From C.11. Reporters
MIDNIGHT MASS with the French dreamed I Was in France on Christmas Night—and I was on this side of dreamland! When General de Gaulle strode into our midst, drifting from group to group with an air of almost debonair gaiety and smiling and chatting incessantly, 1 felt that here was a great Christian soldier and gentleman caught by the Spirit of Christmas.
His hearty handshake and brief " Joyeux Noel " convinced me half a minute later. I spoke also to General Petit, a man of charm, who had several nice things to say about this paper.
French A.T.S. Headquarters, South Kensington, was vibrant at 11.30 p.m. with the happy music of I rench conversation and laughter. Gesticulating, khaki-clad " volontaires " and friends clustered in bright hunches about the room, as the guests (wholly unbidden hut tumultuously welcome) began to arrive. Prominent among them was Lady Townshcad, who arrived with the generals.
Midnight Mass began promptly. I was strangely placed with the A.T.S. and choir in a room behind and slightly overlooking the improvised altar. The low tones of the celebrant were soon merged in the joyous melody of the solemn " Minuit Chretienne." The voices and the atmosphere were carried, too, far beyond these islands to the cities, towns and far-flung homesteads of Canada, where French ears picked up the broadcast eagerly and French hearts beat in unison with ours.
FROM EVERY PART OF FRANCE
There seemed to be something sharp and almost bitter shining through all this gladness; I think I saw it gleaming in the eyes of those young girls at prayer. They hailed from every nook and cranny of France, occupied and unoccupied; hardy Normans and Bretons, Parisians, and natives of the warm provinces of the South. Their speech betrayed them! The memories of past Christmases, when the world still enjoyed a troubled peace and the dark shadow of suffering and serfdom had not yet covered the land, returned to them now in full spate.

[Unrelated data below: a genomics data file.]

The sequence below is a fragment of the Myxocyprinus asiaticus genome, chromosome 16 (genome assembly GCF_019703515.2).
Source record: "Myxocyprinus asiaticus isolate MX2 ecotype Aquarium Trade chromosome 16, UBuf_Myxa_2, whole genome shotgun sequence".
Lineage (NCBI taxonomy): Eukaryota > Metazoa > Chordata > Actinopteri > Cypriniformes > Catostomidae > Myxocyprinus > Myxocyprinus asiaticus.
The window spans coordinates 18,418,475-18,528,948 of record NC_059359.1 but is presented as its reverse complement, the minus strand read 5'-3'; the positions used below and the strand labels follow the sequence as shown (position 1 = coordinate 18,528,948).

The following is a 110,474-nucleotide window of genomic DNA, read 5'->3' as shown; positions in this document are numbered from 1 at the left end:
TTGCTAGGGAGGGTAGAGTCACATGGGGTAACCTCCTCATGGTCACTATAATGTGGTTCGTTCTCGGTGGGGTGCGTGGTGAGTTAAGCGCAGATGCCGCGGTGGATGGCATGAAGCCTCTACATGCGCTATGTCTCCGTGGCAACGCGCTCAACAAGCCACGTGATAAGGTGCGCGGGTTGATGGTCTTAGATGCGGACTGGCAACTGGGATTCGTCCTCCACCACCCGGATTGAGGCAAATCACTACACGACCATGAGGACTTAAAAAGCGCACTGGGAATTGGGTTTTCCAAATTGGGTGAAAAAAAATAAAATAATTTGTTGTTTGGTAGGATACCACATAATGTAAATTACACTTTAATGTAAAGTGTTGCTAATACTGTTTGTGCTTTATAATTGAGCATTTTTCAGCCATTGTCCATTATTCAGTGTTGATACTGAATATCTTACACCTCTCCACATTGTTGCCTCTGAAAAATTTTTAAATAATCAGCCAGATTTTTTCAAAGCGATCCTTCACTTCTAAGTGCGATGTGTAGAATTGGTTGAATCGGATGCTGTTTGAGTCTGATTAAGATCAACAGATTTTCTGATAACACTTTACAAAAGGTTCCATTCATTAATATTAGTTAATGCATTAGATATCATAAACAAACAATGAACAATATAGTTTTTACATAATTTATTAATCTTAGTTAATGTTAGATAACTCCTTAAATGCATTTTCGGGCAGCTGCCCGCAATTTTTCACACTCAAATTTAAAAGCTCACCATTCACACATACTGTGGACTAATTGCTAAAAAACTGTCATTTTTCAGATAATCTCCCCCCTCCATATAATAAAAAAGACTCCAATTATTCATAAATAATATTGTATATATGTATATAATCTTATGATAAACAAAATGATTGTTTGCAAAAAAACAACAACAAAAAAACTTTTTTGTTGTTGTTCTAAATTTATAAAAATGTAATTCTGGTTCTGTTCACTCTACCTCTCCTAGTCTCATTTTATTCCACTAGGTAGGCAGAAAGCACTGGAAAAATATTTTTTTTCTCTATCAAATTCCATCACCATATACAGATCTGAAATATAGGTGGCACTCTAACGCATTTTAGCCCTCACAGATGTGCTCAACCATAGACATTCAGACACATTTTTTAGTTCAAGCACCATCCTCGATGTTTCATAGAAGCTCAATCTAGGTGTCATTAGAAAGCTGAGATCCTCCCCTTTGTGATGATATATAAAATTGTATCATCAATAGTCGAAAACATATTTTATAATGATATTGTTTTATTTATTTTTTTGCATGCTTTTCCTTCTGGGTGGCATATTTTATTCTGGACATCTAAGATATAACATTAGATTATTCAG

The strains of the traditional " TI cst ne le divin enfant " were still dinning in my brain as we turned to a delightful " vine " of pastry, croissons and hot chocolate in the lounge (with sterner beverages for more fiery thirsts). The General distributed presents to the girls from the great Christmas tree, after his own snack.
I chatted with Madame Terria, commandant of the volontaires. She herself was amazed at the spontaneous success of the function. " We made no plans; we did not even expect the General! What you saw to-night was the spirit of true France." It would be hard to imagine anywhere outside France a function of such sparkling native spontaneity.
BREAKING THE CHRISTMAS WAFER with the Poles
Bishop Gawlina said Mass at the Polish Church on Christmas Eve and even to get there was for some of us a pilgrimage. Appropriately enough " The Angel " was our guide, but not the Nativity Angel but the tube station of that name. Here, in this small church Fr. Staniszewski keeps a little corner of Poland intact for his exiles.
The place was crowded with soldiers and sailors, airmen and officers. The Polish women and girls. while the men sang in their tine, strong voices the carols they had sung in childhood, wept a few unobtrusive tears for the people at home. lo a side chapel stood the crib to which the congregation crowded after the Mass, to pray and to light a candle.